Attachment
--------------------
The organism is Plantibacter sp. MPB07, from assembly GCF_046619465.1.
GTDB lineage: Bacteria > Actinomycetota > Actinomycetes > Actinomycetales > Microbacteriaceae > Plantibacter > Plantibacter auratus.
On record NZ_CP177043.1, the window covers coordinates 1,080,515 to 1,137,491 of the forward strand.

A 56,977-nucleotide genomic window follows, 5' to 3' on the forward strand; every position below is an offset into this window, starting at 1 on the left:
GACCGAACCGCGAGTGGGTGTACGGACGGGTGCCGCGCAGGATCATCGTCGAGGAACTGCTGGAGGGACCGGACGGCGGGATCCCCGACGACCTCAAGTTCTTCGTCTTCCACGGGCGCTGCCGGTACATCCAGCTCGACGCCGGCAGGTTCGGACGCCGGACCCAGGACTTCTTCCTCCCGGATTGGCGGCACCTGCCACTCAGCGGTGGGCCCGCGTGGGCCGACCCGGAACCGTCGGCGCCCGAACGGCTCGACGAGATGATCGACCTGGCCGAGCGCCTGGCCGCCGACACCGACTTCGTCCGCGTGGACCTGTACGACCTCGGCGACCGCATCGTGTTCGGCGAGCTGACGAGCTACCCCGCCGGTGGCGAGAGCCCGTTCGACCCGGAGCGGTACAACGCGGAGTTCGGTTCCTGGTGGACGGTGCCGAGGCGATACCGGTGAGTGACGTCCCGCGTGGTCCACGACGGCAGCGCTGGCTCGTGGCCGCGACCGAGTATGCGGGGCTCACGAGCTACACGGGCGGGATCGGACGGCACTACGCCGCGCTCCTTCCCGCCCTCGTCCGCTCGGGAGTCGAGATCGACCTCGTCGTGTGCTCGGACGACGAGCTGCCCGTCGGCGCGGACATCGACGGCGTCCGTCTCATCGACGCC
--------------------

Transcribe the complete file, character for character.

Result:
The organism is Plantibacter sp. MPB07, from assembly GCF_046619465.1.
GTDB lineage: Bacteria > Actinomycetota > Actinomycetes > Actinomycetales > Microbacteriaceae > Plantibacter > Plantibacter auratus.
On record NZ_CP177043.1, the window covers coordinates 1,080,515 to 1,137,491 of the forward strand.

A 56,977-nucleotide genomic window follows, 5' to 3' on the forward strand; every position below is an offset into this window, starting at 1 on the left:
GACCGAACCGCGAGTGGGTGTACGGACGGGTGCCGCGCAGGATCATCGTCGAGGAACTGCTGGAGGGACCGGACGGCGGGATCCCCGACGACCTCAAGTTCTTCGTCTTCCACGGGCGCTGCCGGTACATCCAGCTCGACGCCGGCAGGTTCGGACGCCGGACCCAGGACTTCTTCCTCCCGGATTGGCGGCACCTGCCACTCAGCGGTGGGCCCGCGTGGGCCGACCCGGAACCGTCGGCGCCCGAACGGCTCGACGAGATGATCGACCTGGCCGAGCGCCTGGCCGCCGACACCGACTTCGTCCGCGTGGACCTGTACGACCTCGGCGACCGCATCGTGTTCGGCGAGCTGACGAGCTACCCCGCCGGTGGCGAGAGCCCGTTCGACCCGGAGCGGTACAACGCGGAGTTCGGTTCCTGGTGGACGGTGCCGAGGCGATACCGGTGAGTGACGTCCCGCGTGGTCCACGACGGCAGCGCTGGCTCGTGGCCGCGACCGAGTATGCGGGGCTCACGAGCTACACGGGCGGGATCGGACGGCACTACGCCGCGCTCCTTCCCGCCCTCGTCCGCTCGGGAGTCGAGATCGACCTCGTCGTGTGCTCGGACGACGAGCTGCCCGTCGGCGCGGACATCGACGGCGTCCGTCTCATCGACGCC